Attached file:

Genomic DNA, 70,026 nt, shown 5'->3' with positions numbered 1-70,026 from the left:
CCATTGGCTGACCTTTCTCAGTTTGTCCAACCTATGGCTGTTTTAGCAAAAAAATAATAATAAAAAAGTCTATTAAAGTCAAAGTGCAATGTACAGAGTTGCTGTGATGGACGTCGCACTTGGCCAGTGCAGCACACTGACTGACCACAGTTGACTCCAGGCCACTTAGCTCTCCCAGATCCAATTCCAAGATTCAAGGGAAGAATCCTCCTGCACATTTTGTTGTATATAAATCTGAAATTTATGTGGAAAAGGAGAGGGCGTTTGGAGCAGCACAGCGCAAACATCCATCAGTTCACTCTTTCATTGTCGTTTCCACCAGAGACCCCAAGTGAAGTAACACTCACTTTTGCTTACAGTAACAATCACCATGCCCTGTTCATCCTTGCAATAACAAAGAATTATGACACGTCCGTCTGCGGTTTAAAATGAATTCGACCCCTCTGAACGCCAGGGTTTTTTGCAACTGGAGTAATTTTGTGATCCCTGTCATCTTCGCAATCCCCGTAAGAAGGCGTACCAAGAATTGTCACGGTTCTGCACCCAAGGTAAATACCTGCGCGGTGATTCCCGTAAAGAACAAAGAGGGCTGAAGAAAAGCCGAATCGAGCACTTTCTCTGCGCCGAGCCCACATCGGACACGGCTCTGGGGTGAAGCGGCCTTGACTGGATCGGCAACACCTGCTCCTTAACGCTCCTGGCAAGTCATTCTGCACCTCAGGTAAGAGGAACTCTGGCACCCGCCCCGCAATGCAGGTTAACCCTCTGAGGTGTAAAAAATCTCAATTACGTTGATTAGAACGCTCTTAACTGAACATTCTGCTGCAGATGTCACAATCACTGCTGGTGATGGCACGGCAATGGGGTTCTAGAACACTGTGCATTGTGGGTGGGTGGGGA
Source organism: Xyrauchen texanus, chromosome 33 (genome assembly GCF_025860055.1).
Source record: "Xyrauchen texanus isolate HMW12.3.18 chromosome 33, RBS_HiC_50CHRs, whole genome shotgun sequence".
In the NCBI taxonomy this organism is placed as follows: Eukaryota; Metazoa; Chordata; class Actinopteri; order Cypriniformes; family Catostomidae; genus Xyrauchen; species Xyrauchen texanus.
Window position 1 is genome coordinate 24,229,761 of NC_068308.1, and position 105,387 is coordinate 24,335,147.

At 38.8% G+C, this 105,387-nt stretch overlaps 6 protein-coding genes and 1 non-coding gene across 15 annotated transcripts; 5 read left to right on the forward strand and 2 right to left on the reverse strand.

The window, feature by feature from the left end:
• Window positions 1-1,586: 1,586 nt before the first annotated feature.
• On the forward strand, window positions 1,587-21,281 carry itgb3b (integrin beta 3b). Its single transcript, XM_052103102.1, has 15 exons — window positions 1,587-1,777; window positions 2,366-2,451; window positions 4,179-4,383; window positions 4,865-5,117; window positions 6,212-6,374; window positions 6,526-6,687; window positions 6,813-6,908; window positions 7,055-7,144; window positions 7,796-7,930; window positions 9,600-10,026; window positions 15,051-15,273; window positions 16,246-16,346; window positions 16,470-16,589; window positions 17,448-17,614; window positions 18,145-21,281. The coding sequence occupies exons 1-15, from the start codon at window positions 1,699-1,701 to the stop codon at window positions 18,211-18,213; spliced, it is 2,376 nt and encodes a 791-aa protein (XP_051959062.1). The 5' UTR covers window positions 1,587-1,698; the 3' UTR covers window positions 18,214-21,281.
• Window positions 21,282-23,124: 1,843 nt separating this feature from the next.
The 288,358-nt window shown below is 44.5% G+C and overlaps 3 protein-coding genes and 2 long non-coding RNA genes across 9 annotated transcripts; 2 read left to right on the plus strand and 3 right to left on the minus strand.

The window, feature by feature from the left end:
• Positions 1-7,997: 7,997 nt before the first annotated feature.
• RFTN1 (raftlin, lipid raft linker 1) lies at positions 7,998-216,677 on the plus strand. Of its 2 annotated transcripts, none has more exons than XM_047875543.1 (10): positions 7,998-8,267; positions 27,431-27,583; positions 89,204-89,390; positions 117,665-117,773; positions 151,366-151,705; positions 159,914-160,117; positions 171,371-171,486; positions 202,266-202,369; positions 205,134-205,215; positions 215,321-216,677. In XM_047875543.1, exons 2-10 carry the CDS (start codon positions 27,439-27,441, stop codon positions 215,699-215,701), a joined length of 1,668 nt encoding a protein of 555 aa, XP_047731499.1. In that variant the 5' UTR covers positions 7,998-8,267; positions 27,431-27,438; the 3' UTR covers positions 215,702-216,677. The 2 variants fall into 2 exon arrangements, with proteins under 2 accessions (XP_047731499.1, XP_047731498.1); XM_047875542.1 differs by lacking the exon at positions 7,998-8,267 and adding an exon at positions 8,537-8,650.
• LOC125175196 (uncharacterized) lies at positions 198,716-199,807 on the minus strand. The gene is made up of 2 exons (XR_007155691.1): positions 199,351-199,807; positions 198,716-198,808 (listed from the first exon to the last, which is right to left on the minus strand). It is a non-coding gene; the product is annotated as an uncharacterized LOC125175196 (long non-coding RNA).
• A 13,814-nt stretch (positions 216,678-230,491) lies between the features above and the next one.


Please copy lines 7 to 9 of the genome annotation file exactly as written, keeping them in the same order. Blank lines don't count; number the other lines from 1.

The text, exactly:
At 38.8% G+C, this 105,387-nt stretch overlaps 6 protein-coding genes and 1 non-coding gene across 15 annotated transcripts; 5 read left to right on the forward strand and 2 right to left on the reverse strand.

The window, feature by feature from the left end:
• Window positions 1-1,586: 1,586 nt before the first annotated feature.